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Proceedings Paper

The impact of the AIRS spatial response on channel-to-channel and multi-instrument data analyses
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Paper Abstract

The Atmospheric Infrared Sounder (AIRS) measures the infrared spectrum in 2378 channels between 3.7 and 15.4 microns with a very high spectral resolution of approximately 1200. AIRS footprints are approximately 1.1 by 0.6 degrees. Because AIRS is a grating spectrometer, each channel has a unique spatial response. Image rotation due to the scan mirror causes these spatial responses to rotate. In effect, each channel has 90 spatial responses, one for each scene footprint in the scan line. Although the spatial response for most channels is symmetric and nearly uniform, some channels have significantly asymmetric response. This paper reviews and describes the prelaunch measurements that characterized the spatial response functions. Next, it describes the conversion of the ground-based results into footprint-specific response functions valid in flight. Then we describe the postlaunch validation of the measurements, including centroid location, axes orientations, and a check on the full two-dimensional response functions. This latter check involves comparison of AIRS data with that of the Moderate Resolution Imaging Spectrometer (MODIS), which flies on the same platform as AIRS. An important result is that AIRS/MODIS brightness temperature comparisons are significantly improved (scatter reduced) when the AIRS spatial response is explicitly taken into account. Finally, a status report is given on attempts to fully verify the prelaunch measurements by deriving the AIRS spatial response from flight data alone.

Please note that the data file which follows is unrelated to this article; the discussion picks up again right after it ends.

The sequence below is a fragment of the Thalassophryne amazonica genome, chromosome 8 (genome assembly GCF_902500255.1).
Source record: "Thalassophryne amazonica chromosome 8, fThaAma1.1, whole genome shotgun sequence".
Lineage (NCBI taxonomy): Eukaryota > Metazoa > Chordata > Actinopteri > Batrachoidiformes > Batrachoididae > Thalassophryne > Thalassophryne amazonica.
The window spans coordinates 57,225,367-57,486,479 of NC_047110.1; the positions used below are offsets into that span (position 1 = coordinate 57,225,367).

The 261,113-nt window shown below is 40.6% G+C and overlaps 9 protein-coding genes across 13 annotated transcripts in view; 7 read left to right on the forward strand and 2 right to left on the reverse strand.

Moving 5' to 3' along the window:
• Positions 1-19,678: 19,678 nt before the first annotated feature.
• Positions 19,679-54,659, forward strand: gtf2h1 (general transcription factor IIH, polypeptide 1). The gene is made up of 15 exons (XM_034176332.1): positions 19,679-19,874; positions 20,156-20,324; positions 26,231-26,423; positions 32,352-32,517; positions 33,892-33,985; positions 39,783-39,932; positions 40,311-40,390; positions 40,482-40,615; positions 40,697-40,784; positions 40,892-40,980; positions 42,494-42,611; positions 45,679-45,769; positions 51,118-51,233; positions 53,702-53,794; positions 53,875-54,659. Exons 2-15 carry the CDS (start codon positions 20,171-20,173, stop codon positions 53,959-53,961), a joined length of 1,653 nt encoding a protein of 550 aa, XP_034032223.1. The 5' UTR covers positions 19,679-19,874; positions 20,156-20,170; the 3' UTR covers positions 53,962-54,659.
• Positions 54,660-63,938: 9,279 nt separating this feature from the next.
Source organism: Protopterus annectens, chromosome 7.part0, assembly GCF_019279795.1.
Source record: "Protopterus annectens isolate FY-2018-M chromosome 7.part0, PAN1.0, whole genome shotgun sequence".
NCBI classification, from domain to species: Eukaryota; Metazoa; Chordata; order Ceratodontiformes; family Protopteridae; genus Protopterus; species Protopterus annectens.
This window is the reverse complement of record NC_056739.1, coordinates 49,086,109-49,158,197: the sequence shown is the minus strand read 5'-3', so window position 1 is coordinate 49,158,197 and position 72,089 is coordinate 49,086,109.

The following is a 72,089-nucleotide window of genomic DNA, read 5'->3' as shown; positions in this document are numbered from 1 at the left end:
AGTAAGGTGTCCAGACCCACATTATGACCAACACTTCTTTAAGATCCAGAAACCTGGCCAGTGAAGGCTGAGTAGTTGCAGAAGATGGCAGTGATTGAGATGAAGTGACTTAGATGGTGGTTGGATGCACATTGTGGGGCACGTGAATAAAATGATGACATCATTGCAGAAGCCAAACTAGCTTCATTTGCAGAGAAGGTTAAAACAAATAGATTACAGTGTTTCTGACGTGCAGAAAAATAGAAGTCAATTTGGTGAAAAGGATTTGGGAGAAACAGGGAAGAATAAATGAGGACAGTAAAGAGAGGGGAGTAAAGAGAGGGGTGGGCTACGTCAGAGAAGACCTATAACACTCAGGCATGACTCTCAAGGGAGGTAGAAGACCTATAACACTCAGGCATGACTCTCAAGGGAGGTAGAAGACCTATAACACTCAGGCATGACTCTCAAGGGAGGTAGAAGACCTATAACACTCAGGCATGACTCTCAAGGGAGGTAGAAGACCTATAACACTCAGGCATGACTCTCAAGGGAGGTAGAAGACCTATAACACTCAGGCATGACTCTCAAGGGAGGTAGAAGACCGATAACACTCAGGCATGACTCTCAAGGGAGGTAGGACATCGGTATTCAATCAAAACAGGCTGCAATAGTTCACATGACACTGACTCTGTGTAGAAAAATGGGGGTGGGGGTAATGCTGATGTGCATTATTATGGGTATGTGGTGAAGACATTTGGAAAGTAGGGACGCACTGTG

Paper Details

Date Published: 8 September 2006
PDF: 9 pages
Proc. SPIE 6296, Earth Observing Systems XI, 62960I (8 September 2006); doi: 10.1117/12.679542
Show Author Affiliations
Denis A. Elliott, Jet Propulsion Lab. (United States)
Thomas S. Pagano, Jet Propulsion Lab. (United States)
H. H. Aumann, Jet Propulsion Lab. (United States)


Published in SPIE Proceedings Vol. 6296:
Earth Observing Systems XI
James J. Butler, Editor(s)

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